Michael Shellenberger: "It was economic growth that lifted Thunberg’s ancestors out of agrarian poverty, raised life expectancy from 40 to 70 years, and liberated women and girls from feudal patriarchy. Without Sweden’s economic growth, and the fossil fuels upon which it depended, the person who is Greta Thunberg would not exist...in the name of fighting climate change, powerful first-world organizations including Sierra Club and Greenpeace, whose annual revenues nearly total $500 million, have forced World Bank and other banks to divert lending from cheap and reliable energy sources like hydroelectric dams and natural gas power plants to expensive and unreliable ones like solar panels and industrial wind turbines. And, last year, Thunberg and other student climate activists even sued Brazil, where per capita incomes are just 25% that of Sweden, for supposedly not doing enough to restrict greenhouse gas emissions..."
"Increased wealth from manufacturing is what allows nations to build the roads, power plants, electricity grids, flood control, sanitation, and waste management systems that distinguish poor nations like the Congo from rich ones like Sweden."
"Two years later, an Indian village made worldwide headlines after it rebelled against the solar panel and battery “micro-grid” Greenpeace had created as a supposed model of energy leapfrogging for the world’s poorest people. The electricity was unreliable and expensive. “We want real electricity,” chanted villagers at a state politician, “not fake electricity!” Children held up signs saying the same thing. By “real electricity” they meant reliable grid electricity, which is mostly produced from coal. The village was shortly thereafter connected to the grid."
Shellenberger’s views and his status as a critic of climate change “alarmists” are being embraced by House Republicans, who invited him to testify as their witness at a hearing Tuesday afternoon held by a special climate committee. He pushes ideas that go beyond what other pro-nuclear advocates and Republican supporters propose, envisioning a smaller role, if any at all, for other zero-emission energy sources such as renewables and for technologies to eliminate pollution from fossil fuel plants such as carbon capture.
“Conventional wisdom is we need a mix of nuclear and renewables,” Shellenberger told the Washington Examiner. “There is no technical or economic reason for that.”
Michael Shellenberger was Time magazine's ‘Hero of the Environment’ in 2008
He’s now become a heretic the Green movement would happily burn at the stake
His thesis is that rabid Green alarmism is creating a raft of dangerous myths
The vehemence may be understandable given his belief that this ‘apocalyptic’ view of climate change is an ‘evangelical, fundamentalist religion’ that doesn’t respond to rational arguments. It satisfies a basic need for something to believe in, he says, and its followers can convince themselves they are serving a higher purpose [saving the planet]. ‘These people are in the grip of a religion,’ says Shellenberger, ‘and they don’t know it.’
Climatologist Dr. Judith Curry: 'People who think that they can control the climate… It’s just a pipe dream.'
Curry: The basic facts of the situation are pretty clear. Global temperatures have been warming. Humans emit CO2 into the atmosphere. CO2 has an infrared emission spectra which overall acts to warm the planet. But there’s a lot of disagreement about the most consequential issues. How much of the warming has been human caused? How important is human-caused warming relative to solar variability, ocean circulation patterns and so on? ... What we do object to is the idea of a manufactured consensus for political purposes. This is not a natural scientific consensus that has emerged over a long time. It’s a manufactured consensus of scientists at the request of policy makers, which has been too narrowly framed. There’s too much politics in it. And that’s what I object to and there’s a number of other scientists that object to this as well. And we’ve also been critical of the behaviour of some of the more politically active scientists who are exaggerating the truth in the interests of a good story or political objectives.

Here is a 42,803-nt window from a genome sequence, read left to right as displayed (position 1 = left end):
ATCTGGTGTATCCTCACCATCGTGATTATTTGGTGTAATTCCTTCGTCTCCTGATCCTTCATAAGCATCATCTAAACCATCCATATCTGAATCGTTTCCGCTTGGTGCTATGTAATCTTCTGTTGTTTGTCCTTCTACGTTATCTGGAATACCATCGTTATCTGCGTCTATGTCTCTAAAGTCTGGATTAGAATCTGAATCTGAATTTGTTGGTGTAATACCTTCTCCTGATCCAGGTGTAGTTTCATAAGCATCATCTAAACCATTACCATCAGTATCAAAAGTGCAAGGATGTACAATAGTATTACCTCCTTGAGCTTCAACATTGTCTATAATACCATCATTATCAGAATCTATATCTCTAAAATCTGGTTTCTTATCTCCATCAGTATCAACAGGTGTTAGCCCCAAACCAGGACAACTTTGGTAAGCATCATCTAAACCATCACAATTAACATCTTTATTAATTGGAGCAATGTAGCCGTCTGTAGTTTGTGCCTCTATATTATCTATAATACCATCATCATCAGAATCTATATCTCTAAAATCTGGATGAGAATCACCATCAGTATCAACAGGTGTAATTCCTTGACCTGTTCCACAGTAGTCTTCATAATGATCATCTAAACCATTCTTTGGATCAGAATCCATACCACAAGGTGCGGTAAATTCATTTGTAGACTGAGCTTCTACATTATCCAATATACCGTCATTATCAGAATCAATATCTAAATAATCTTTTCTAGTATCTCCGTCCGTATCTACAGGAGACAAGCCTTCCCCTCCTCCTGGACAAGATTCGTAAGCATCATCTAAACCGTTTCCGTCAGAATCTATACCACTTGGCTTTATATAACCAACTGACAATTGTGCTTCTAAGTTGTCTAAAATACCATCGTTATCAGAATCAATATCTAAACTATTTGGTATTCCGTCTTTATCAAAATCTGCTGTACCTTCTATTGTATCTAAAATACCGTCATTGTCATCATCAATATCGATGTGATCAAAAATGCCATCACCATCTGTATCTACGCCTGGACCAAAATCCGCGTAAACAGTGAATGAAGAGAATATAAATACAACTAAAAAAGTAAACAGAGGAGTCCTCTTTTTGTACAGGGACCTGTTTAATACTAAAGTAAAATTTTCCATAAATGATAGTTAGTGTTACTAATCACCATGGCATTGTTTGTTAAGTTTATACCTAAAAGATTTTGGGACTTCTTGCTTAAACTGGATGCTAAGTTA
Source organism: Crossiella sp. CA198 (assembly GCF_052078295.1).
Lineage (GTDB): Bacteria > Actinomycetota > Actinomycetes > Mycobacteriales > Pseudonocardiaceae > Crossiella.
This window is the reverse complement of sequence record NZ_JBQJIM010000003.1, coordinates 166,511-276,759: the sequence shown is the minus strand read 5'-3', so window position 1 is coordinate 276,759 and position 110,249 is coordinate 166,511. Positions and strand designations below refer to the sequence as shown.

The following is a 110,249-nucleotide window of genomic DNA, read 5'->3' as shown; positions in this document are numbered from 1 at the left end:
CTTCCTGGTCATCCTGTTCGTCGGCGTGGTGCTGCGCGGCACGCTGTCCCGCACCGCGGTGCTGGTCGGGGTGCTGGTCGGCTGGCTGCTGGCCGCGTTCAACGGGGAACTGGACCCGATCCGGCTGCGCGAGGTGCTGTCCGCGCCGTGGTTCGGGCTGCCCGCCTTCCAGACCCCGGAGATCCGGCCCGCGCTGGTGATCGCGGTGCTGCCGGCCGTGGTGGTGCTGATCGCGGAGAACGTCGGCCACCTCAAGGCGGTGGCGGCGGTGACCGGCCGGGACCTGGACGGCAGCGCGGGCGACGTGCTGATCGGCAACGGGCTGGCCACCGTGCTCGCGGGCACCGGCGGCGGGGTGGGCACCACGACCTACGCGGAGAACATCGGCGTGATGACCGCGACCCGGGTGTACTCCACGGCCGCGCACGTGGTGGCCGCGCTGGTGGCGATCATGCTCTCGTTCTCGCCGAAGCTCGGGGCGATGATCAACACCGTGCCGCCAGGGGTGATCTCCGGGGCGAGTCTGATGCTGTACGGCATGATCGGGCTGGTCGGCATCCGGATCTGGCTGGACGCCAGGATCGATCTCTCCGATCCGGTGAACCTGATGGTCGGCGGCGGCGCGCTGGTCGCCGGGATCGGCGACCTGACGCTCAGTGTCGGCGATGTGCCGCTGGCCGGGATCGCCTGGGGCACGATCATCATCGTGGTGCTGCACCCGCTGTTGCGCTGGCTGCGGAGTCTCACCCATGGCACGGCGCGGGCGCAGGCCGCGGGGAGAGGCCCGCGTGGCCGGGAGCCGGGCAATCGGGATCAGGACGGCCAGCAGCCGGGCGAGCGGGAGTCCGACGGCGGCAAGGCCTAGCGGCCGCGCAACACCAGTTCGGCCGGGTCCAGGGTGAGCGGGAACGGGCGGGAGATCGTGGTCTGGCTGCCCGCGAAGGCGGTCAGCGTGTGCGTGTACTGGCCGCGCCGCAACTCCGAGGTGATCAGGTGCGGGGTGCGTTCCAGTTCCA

Pre-industrial is held up as some sort of golden age that we’re supposed to go back to. Well [in] pre-industrial [times] the weather was horrible. This was at the end of the little ice age. It was the coldest period of the millennium. There were horrible famines, extreme weather and extremely, terribly cold winters and springs and things like that. That was not good weather. The weather now is much better.
All of those claims are false. The increasing cost of hurricane damage can be explained entirely by more people and more property in harm’s way. ...
The New York Times graph (left) inappropriately cherry-picks data from the post-1980 period while the Financial Times graph (right) misrepresents improved hurricane detection as rising hurricane frequency. ... The reason we can’t attribute trends in hurricanes to climate change is that since reliable records started being kept the data indicates that hurricanes aren’t increasing in either frequency or intensity — full stop. To suggest that “climate change makes stronger hurricanes more likely or frequent” inappropriately misleads listeners and readers to believe that hurricanes are growing more likely or frequent. ... it is time to state the obvious. The media are consciously and deliberately misleading the public about the relationship between climate change and hurricanes. That means they are lying. Mainstream news reporters, and their editors, at The Financial Times, New York Times, Washington Post, ABC News, and other outlets know perfectly well that hurricanes are not increasing in either frequency or intensity and have decided to mislead readers and viewers into believing the opposite.